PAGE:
WASHINGTON — Back for a return engagement, President Donald Trump's address to the National Rifle Association on Friday comes after he temporarily strayed from the group's strong opposition to tougher gun controls following the school shooting in Parkland, Florida — only to rapidly return to the fold.
For the fourth year in a row, Trump will speak to the group, which meets this year in Dallas. Last year, he became the first sitting president to appear in more than 30 years, declaring that the "assault" on the Second Amendment had ended. But this year's speech comes as gun violence is taking on a new urgency after one of the deadliest school shootings in U.S. history.
Student survivors of the Feb. 14 shooting at Marjory Stoneman Douglas High School that left 17 people dead are now leading a massive national gun control movement. While the shooting has not led to major changes from the White House or the Republican-led Congress, it did — at least briefly — prompt Trump to declare that he would stand up to the powerful gun lobby. He later backpedaled on that tough talk.
Trump's attendance at this year's NRA convention was announced just days ago and came after Vice President Mike Pence already was scheduled to appear. Asked why Trump was attending, given the current political tensions around gun violence, White House press secretary Sarah Huckabee Sanders said this week that safety was a "big priority." But, she added, "We also support the Second Amendment, and strongly support it, and don't see there to be a problem with speaking at the National Rifle Association's meeting."
Trump has long enjoyed strong backing from the NRA, which spent about $30 million in support of his presidential campaign. The NRA showcased its high-profile guests for the event, with NRA Executive Director Chris Cox saying on Twitter: "We are honored to celebrate American Freedom with @realDonaldTrump, @VP Mike Pence and others. #2A #watchtheleftmeltdown"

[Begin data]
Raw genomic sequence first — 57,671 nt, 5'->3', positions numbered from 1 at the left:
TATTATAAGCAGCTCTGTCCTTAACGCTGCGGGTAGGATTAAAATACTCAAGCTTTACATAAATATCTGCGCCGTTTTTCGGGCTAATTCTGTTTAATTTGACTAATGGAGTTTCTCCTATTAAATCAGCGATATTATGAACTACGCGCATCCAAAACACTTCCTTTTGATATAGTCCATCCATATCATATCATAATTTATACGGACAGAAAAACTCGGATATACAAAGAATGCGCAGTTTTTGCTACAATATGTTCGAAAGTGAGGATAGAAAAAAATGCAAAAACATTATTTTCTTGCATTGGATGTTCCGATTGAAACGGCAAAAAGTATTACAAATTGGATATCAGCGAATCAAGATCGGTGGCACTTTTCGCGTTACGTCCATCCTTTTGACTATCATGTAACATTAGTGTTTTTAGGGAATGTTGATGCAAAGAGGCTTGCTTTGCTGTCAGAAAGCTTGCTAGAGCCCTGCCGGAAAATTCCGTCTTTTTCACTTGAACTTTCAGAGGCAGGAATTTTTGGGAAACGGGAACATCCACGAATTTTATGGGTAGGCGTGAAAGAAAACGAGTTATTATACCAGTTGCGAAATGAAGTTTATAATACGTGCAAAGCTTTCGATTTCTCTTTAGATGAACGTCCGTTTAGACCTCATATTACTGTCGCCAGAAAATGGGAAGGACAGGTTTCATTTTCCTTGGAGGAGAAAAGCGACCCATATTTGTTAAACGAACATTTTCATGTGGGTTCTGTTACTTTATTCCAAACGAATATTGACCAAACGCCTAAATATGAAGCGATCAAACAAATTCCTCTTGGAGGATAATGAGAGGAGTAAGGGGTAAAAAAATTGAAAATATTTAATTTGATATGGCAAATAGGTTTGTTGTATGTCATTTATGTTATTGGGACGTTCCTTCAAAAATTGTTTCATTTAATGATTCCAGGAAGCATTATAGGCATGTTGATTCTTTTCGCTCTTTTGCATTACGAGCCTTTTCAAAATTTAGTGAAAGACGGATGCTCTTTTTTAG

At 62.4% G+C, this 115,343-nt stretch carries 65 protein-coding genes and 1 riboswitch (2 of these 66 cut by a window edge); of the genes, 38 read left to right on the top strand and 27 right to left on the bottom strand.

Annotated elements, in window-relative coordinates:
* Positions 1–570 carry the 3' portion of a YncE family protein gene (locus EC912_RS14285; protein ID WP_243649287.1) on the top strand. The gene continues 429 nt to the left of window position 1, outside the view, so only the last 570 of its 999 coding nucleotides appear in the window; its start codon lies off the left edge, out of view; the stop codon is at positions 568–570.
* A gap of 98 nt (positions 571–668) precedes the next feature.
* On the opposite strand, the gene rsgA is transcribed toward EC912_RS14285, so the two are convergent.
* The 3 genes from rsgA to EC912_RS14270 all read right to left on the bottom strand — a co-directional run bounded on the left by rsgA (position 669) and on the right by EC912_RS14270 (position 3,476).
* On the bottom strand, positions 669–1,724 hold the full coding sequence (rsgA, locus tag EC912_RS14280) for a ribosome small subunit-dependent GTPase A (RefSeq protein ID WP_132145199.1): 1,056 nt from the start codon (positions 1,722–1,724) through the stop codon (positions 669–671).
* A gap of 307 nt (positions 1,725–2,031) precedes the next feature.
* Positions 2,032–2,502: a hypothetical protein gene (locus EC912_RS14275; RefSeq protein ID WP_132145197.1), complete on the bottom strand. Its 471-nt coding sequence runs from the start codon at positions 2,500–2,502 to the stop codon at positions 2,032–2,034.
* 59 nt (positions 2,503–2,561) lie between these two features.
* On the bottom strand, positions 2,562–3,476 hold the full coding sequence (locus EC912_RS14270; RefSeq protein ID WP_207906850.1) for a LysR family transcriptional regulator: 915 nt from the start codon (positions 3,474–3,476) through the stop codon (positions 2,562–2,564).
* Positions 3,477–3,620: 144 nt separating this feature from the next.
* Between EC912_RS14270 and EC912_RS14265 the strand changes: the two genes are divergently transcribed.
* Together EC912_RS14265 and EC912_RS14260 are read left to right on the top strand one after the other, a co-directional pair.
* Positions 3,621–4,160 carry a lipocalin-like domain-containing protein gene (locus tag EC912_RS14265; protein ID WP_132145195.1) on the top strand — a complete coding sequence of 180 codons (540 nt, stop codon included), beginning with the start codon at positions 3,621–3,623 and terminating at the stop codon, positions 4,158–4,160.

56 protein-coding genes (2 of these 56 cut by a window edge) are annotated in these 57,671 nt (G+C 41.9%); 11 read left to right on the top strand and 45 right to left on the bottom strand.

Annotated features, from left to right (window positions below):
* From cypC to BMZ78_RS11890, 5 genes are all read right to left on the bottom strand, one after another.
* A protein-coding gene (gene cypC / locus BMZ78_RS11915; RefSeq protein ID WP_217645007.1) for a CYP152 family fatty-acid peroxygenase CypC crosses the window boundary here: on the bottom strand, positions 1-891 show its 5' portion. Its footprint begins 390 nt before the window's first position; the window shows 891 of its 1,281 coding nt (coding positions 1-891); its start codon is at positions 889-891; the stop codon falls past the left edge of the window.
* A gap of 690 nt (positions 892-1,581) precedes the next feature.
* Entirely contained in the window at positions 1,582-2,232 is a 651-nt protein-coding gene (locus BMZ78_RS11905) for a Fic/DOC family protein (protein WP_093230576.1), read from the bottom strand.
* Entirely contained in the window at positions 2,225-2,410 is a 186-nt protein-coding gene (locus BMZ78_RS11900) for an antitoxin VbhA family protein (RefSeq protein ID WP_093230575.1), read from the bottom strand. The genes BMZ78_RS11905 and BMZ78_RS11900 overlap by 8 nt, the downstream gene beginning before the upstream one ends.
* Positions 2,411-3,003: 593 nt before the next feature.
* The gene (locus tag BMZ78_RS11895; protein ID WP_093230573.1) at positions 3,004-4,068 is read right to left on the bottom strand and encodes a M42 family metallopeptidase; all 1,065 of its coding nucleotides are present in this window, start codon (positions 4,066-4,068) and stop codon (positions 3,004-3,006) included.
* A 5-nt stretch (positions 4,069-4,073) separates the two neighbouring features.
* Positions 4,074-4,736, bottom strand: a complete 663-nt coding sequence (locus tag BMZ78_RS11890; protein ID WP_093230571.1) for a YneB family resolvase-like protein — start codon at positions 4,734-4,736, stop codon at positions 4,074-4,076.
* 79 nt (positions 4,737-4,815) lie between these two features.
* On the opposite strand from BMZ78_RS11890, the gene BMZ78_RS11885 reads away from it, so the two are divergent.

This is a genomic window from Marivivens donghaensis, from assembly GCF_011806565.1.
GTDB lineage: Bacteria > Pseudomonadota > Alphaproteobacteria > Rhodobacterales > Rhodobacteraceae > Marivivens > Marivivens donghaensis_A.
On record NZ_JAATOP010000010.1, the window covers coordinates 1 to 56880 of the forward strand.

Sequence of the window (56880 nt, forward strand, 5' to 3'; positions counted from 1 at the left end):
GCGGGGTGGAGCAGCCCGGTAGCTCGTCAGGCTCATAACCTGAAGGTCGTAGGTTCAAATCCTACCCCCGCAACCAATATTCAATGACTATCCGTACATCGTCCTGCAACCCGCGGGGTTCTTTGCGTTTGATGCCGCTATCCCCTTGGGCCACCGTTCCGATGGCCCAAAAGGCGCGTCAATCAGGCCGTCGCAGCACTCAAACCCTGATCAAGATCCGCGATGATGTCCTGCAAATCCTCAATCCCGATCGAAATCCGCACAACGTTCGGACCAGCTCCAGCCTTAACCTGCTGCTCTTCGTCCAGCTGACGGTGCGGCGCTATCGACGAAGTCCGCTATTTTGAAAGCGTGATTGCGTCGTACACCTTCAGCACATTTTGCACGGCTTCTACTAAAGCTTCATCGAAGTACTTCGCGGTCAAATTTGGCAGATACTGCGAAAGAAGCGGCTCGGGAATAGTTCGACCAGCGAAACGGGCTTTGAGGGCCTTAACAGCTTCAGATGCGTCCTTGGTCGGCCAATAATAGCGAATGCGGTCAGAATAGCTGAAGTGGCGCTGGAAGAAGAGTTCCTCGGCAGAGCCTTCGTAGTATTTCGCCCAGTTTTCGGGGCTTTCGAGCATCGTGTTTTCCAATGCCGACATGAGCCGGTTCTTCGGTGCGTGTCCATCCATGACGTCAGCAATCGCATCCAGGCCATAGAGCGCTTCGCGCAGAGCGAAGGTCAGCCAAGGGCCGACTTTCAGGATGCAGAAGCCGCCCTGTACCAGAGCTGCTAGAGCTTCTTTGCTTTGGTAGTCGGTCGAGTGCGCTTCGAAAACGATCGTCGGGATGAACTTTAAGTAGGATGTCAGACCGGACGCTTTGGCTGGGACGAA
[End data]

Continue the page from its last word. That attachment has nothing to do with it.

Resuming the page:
But one of the Parkland student survivors, David Hogg, was critical of Trump's planned attendance.
"It's kind of hypocritical of him to go there after saying so many politicians bow to the NRA and are owned by them," Hogg said. "It proves that his heart and his wallet are in the same place."
During a televised gun meeting with lawmakers in late February, Trump praised members of the gun lobby as "great patriots" but declared "that doesn't mean we have to agree on everything. It doesn't make sense that I have to wait until I'm 21 to get a handgun, but I can get this weapon at 18." He was referring to the AR-15 the Parkland shooting suspect is accused of using.
Those words rattled some Republicans in Congress and sparked hope among gun-control advocates that, unlike after previous mass shootings, tougher regulations would be enacted this time. But Trump later retreated on those words, expressing support for modest changes to the background check system, as well as arming teachers.
After expressing interest in increasing the minimum age to purchase a so-called assault weapon to 21, Trump later declared there was "not much political support" for the move. He then pushed off the issue of age restrictions by assigning the question to a commission.
Trump's moves have drawn concerns from both sides of the gun debate.
"He ran as supposedly the best friend of the Second Amendment and has become gun grabber in chief," said Michael Hammond, legislative counsel to the Gun Owners of America. Hammond said his members were upset Trump had approved a spending bill that included background check updates. "We're not confident at all. We are very disappointed."
Kristin Brown, of the Brady Campaign to Prevent Gun Violence, said Trump had offered mixed messages since the Parkland shooting.
"Which Donald Trump is going to show up?" she asked. "Will it be the one who sympathized with the Parkland students he brought to the White House, the one who met with members of the Senate ... or the one who had burgers" with NRA head Wayne LaPierre.
Several groups have announced plans to protest over the weekend. The protesters will include parents of those killed in Parkland and in other shootings.